Lenovo VIBE Band VB10 hands-on
Why aren’t we surprised to find out that Lenovo has entered the wearable space? Everyone, and we mean everyone, has decided to enter the fitness tracking and wearable space. With the Lenovo VIBE Band VB10, it goes in a totally different direction than what we see from the other players, as it’s distinctively different for packing along an E Ink display.
Let’s talk about its design first, which we have to say is arguably one of the ugliest we’ve seen in recent memory. It really reminds us of some cheap knock off of some sort, as everything about it is unsavory. Firstly, the shell of the tracking unit is made out of this cheap feeling plastic material – giving it a hollow feel. It’s not particularly ergonomic as well, which doesn’t help either when the rubberized band itself also has a cheap, inferior feel to it.
The main highlight of the Lenovo VIBE Band VB10 is the 1.43-inch 296 x 128 E Ink display, one that alleges to provide longer-than-normal battery life. Well, Lenovo has it rated to deliver up to 7 days of battery, which is fine and dandy, but we know of several other fitness trackers that have similar ratings. Pressing on the button on the side of the unit cycles through the various modes, where we can view relevant data such as steps taken, SMS notifications, calories burned, and the time & date. Since it relies on an E Ink display, it constantly refreshes before it’s able to display something else. One thoughtful thing to bear in mind is the standard microUSB port on its side to charge its internal battery, so there's no proprietary thing like other models.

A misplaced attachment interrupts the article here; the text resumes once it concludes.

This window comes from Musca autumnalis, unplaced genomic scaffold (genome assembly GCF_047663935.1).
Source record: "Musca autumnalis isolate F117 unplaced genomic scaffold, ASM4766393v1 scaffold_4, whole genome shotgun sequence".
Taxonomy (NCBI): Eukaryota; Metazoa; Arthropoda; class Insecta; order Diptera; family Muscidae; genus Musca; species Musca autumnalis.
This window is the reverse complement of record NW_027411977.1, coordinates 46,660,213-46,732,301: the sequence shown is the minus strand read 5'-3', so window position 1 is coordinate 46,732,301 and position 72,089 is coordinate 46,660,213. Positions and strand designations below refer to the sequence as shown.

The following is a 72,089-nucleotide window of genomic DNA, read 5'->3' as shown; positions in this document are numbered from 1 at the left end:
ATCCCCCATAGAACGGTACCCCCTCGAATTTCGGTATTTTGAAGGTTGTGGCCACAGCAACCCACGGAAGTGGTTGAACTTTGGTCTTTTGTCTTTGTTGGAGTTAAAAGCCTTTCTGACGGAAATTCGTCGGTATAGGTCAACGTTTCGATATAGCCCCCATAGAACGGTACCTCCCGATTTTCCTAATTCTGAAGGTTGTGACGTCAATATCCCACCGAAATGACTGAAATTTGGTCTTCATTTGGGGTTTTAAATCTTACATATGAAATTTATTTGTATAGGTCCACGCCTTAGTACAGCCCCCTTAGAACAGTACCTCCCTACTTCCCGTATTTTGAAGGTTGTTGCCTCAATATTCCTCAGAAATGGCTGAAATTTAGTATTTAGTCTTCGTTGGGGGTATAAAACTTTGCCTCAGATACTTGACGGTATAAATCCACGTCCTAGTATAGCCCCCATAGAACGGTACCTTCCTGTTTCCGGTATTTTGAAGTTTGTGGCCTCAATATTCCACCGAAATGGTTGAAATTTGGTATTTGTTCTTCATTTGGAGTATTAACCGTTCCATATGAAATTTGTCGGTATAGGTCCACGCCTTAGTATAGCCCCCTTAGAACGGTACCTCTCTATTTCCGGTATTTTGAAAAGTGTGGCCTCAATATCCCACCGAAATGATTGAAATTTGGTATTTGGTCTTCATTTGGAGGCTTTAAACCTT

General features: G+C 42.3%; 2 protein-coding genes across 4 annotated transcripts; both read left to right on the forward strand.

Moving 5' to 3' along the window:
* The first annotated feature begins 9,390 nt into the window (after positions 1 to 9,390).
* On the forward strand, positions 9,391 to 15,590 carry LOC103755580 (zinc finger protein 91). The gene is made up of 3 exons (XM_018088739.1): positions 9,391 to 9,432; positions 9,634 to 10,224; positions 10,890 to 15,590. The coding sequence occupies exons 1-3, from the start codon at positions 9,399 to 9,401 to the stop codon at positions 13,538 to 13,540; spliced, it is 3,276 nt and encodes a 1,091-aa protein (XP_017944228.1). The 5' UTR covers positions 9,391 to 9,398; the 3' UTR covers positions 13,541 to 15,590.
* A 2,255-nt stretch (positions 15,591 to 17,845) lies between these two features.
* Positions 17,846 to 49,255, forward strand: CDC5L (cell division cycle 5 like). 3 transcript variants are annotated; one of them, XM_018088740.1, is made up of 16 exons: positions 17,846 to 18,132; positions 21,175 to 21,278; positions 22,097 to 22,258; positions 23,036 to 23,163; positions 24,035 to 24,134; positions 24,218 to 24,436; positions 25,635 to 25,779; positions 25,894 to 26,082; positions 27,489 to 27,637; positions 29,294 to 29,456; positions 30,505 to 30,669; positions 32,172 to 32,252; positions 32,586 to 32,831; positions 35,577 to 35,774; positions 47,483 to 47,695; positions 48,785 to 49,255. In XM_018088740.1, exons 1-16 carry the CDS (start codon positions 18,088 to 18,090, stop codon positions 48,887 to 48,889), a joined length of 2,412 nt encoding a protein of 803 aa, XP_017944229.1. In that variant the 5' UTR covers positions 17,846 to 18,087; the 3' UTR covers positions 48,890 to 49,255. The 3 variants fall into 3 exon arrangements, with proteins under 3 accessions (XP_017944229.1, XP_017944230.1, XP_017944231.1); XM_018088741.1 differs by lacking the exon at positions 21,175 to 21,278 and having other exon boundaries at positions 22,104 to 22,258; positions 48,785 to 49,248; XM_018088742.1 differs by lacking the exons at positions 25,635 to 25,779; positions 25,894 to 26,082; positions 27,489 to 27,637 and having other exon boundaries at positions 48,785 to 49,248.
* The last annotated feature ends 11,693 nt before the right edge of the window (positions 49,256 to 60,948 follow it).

As it currently stands, the Lenovo VIBE Band VB10 will be making its way overseas starting in April 2015 – where it’s anticipated to be selling for approximately $89. That’s pretty cheap, but trust us, we can totally tell that the pricing is more than justified. Sure, it has an IPX7 rating to make it water proof in up to 1 meter of water for 30 minutes, but its design and construction still gives it a cheap finish. In addition, it’s only compatible with Android smartphones and connects via Bluetooth. It’s a tough market to be in, that’s for sure, but Lenovo’s offering is a bit tepid in contrast to the richer offerings from its rivals.